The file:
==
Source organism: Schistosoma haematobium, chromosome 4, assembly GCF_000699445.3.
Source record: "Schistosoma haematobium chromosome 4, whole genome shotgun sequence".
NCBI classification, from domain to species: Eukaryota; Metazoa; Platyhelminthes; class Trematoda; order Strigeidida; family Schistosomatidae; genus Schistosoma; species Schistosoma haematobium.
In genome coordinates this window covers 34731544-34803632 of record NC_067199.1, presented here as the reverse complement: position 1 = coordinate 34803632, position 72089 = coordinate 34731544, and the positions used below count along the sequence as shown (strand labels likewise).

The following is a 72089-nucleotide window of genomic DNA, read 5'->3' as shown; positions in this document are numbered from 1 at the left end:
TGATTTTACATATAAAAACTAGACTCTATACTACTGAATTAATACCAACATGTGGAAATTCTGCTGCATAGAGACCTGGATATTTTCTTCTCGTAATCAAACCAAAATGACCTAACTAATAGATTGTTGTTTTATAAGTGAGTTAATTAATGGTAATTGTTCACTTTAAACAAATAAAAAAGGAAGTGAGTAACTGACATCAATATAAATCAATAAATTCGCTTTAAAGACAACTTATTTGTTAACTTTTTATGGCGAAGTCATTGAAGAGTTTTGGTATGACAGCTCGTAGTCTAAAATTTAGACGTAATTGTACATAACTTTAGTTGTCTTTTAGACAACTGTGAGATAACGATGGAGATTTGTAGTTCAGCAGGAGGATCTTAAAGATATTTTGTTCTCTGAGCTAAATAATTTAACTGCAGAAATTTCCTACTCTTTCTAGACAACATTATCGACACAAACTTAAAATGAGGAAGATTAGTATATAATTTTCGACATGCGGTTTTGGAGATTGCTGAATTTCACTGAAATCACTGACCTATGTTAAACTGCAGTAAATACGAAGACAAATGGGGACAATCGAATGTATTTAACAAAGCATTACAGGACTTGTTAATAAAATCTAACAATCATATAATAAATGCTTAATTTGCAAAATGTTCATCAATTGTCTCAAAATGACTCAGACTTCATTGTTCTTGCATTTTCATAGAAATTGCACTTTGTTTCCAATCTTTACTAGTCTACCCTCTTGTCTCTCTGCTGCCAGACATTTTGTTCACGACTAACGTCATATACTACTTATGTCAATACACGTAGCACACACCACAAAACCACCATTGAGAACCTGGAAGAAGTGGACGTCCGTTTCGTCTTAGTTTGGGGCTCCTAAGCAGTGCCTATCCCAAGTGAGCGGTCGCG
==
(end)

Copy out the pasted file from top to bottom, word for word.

Source organism: Schistosoma haematobium, chromosome 4, assembly GCF_000699445.3.
Source record: "Schistosoma haematobium chromosome 4, whole genome shotgun sequence".
NCBI classification, from domain to species: Eukaryota; Metazoa; Platyhelminthes; class Trematoda; order Strigeidida; family Schistosomatidae; genus Schistosoma; species Schistosoma haematobium.
In genome coordinates this window covers 34731544-34803632 of record NC_067199.1, presented here as the reverse complement: position 1 = coordinate 34803632, position 72089 = coordinate 34731544, and the positions used below count along the sequence as shown (strand labels likewise).

The following is a 72089-nucleotide window of genomic DNA, read 5'->3' as shown; positions in this document are numbered from 1 at the left end:
TGATTTTACATATAAAAACTAGACTCTATACTACTGAATTAATACCAACATGTGGAAATTCTGCTGCATAGAGACCTGGATATTTTCTTCTCGTAATCAAACCAAAATGACCTAACTAATAGATTGTTGTTTTATAAGTGAGTTAATTAATGGTAATTGTTCACTTTAAACAAATAAAAAAGGAAGTGAGTAACTGACATCAATATAAATCAATAAATTCGCTTTAAAGACAACTTATTTGTTAACTTTTTATGGCGAAGTCATTGAAGAGTTTTGGTATGACAGCTCGTAGTCTAAAATTTAGACGTAATTGTACATAACTTTAGTTGTCTTTTAGACAACTGTGAGATAACGATGGAGATTTGTAGTTCAGCAGGAGGATCTTAAAGATATTTTGTTCTCTGAGCTAAATAATTTAACTGCAGAAATTTCCTACTCTTTCTAGACAACATTATCGACACAAACTTAAAATGAGGAAGATTAGTATATAATTTTCGACATGCGGTTTTGGAGATTGCTGAATTTCACTGAAATCACTGACCTATGTTAAACTGCAGTAAATACGAAGACAAATGGGGACAATCGAATGTATTTAACAAAGCATTACAGGACTTGTTAATAAAATCTAACAATCATATAATAAATGCTTAATTTGCAAAATGTTCATCAATTGTCTCAAAATGACTCAGACTTCATTGTTCTTGCATTTTCATAGAAATTGCACTTTGTTTCCAATCTTTACTAGTCTACCCTCTTGTCTCTCTGCTGCCAGACATTTTGTTCACGACTAACGTCATATACTACTTATGTCAATACACGTAGCACACACCACAAAACCACCATTGAGAACCTGGAAGAAGTGGACGTCCGTTTCGTCTTAGTTTGGGGCTCCTAAGCAGTGCCTATCCCAAGTGAGCGGTCGCG